A blog post from Harriet Peck
The Silver Jewellery Boat
One thing that Alec and I like about one another is our creativity. Being crafty people (in more ways that one!), we’ve decided to go on a creative journey together involving all manner of activities beginning with silver jewellery making…
Through various local grapevines we’d heard about a local narrowboat upon which you could make jewellery. Having both agreed that this sounded pleasant and fun I booked us in on the Silver Jewellery Boat website for a day of ring making (back off – it’s not what you think!). It cost about £150 for the two of us. I thought this was pretty reasonable for a five hour course including tutoring, materials and tea and cake.
On a drizzly grey October day we made our way to nearby Droitwich, following the thorough instructions provided by Johnathan Kettle via email, and found ourselves outside a pretty house on the outskirts of town. Here and there were little signposts guiding us towards the canal where we eventually came upon the moored up Silver Jewellery Boat.
Jonathan greeted us and another lovely couple, took our wet coats and welcomed us into the cosy boat interior wherein there was a nice kitchen area, a cosy log burner and four work tops. Here and there were little examples of metal workings providing inspiration for the day ahead.
The course began with Jonathan showing us how to do some wire bending using copper to practice with, with which I made a little bracelet, adding some texture and numbers to it using stamps and a little hammer.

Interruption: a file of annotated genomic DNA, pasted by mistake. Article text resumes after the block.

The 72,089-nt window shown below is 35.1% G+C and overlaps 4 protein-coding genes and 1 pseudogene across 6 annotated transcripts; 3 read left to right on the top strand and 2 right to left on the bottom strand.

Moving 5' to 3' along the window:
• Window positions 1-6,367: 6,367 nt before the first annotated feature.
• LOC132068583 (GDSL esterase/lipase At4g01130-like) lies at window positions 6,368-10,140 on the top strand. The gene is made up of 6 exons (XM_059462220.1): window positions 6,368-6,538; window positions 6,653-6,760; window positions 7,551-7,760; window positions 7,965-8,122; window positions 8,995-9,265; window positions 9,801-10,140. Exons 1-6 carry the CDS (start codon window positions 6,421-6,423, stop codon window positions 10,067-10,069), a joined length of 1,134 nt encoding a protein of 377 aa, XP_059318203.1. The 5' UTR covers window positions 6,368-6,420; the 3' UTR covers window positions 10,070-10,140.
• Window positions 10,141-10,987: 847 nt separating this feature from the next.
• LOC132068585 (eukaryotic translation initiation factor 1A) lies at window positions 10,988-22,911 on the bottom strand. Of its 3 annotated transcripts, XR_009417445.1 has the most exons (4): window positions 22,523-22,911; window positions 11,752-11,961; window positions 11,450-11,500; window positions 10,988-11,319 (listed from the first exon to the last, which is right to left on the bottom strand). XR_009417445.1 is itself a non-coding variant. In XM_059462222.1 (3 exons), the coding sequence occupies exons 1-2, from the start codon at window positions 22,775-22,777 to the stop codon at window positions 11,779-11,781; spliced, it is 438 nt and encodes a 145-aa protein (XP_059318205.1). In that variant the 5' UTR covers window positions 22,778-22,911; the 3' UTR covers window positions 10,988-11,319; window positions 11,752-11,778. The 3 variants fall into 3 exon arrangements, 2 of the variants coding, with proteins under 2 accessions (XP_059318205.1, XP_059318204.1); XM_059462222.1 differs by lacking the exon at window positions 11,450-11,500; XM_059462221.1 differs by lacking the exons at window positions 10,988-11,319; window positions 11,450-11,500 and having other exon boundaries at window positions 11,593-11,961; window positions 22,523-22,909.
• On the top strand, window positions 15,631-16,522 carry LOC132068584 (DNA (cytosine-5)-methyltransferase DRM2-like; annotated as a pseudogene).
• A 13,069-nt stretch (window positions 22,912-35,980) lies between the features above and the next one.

We were then shown how to polish the metal on the polisher based in the bow of the boat.
During this time we all sat relatively quietly as we focused on perfecting our craft, with a cup of tea made by Jonathan, and accompanied by the pleasant sound of the rain on the roof. It was quite idyllic!
After the chain making, we were shown various examples of ring designs by Jonathan to muse over whilst we had a break with tea and cake.
We were then shown how to gauge a ring size, and use various utensils to shape and make a ring, followed by how to butane torch it to solder the joins. Using copper we had a little practice before moving on to working with silver.
We could choose to make our rings from variety of silver material – flat, round, oval or “D” section types. I chose round and decided to make a sort of infinity symbol (I stole the idea from a ring we had been shown). Alec chose to make a “D” section ring, which he gave a bit of texture to by adding a few indentations to it.
The four of us set about making our rings in relative relaxed yet excited quiet as we all concentrated on the task at hand.
I think my favourite part was the soldering as I was surprisingly OK at it and didn’t set the place on fire as Alec and I both feared I would! I also enjoyed using the tiny electronic polisher, controlled by a foot pedal, to polish clean the really fiddly bits.
At the end of the course we were given a certificate of attendance, and as well as the pieces of jewellery we made, this was a nice little keepsake from a pleasant and insightful day.
Overall we had a lovely experience and plan to go back again in the near future to create some larger pieces.
I can highly recommend this course and encourage people to get their silver craft on!